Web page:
When we think of nurses we don’t often think beyond their service to patients. Yet nurses have stepped into leadership roles, where they shine. And no surprise – a good number of them are introverts.
The strengths of calm reflection, thinking before talking, and responding before reacting, are assets in the sometimes-chaotic heath care world. I know of a hospital nurse who had to make a last minute scheduling change with a staff member. She was greeted with an out of control rant. Using a calm tone and taking a breath, she told the staff member to call her back when she had settled down. The staffer did, and they worked out a suitable arrangement.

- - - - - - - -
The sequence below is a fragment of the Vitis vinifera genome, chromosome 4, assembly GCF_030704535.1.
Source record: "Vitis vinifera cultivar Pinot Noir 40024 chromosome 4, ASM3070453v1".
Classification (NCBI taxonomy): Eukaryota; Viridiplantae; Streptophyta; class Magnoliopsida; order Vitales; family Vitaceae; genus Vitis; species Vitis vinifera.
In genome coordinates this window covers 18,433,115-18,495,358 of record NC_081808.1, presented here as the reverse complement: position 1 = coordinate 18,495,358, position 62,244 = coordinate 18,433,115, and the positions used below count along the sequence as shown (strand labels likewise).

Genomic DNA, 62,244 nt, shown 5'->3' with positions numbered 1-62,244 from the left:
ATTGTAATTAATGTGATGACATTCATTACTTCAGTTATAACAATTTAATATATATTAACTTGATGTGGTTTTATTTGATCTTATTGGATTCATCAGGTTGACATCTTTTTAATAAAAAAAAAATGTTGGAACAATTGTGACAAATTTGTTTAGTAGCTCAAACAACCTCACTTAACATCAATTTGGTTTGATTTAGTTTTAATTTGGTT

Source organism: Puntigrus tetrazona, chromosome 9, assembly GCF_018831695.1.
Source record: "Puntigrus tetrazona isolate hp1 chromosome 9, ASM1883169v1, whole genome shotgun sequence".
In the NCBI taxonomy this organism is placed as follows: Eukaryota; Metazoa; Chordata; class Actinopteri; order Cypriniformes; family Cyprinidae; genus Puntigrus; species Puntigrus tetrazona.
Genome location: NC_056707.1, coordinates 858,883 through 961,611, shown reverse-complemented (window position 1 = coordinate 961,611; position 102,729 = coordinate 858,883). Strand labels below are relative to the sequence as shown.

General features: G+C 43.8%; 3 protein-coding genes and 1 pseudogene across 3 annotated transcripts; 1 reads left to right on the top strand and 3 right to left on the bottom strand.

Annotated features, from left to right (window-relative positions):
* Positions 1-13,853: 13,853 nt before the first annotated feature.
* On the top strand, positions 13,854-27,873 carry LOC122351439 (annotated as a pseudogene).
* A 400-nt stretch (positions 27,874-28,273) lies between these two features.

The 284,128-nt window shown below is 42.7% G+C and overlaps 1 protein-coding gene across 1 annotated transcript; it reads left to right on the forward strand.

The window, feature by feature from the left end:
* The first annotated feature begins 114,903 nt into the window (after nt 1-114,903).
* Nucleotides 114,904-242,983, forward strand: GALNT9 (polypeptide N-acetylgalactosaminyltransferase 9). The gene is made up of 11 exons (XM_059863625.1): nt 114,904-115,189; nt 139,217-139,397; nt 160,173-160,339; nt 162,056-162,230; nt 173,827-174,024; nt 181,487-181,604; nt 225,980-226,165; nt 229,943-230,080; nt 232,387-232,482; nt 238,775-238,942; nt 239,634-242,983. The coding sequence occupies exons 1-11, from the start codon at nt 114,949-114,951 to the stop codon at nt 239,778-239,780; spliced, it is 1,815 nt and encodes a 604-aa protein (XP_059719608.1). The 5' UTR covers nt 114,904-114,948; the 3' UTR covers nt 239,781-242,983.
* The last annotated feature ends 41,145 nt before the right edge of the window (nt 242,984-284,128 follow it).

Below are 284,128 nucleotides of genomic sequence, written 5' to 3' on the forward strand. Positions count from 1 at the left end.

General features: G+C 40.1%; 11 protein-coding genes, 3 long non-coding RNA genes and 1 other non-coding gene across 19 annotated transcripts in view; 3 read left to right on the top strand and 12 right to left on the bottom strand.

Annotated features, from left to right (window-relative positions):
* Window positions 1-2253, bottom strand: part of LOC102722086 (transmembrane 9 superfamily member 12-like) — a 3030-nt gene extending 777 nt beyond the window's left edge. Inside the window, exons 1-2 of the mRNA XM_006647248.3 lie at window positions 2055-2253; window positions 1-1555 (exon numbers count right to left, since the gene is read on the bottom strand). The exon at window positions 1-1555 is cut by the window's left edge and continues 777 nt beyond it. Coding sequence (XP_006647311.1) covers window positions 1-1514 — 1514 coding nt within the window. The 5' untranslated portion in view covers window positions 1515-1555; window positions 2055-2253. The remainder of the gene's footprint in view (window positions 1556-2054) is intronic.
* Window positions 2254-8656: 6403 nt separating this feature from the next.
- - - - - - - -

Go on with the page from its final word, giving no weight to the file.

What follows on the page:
I love what one introverted unit manager said in Introversion Can Be a Benefit for Nurses In Leadership Positions, an excellent article by Lin Grensing-Pophal in ADVANCE for Nurses, “It’s lonely at the top and introverted leaders don’t have a problem with the solitary nature of the job.”
Also take a look at the Laura Raines’ piece in the AJC Pulse where she profiled introverted Chief Nursing Officer, Joyce Ramsey.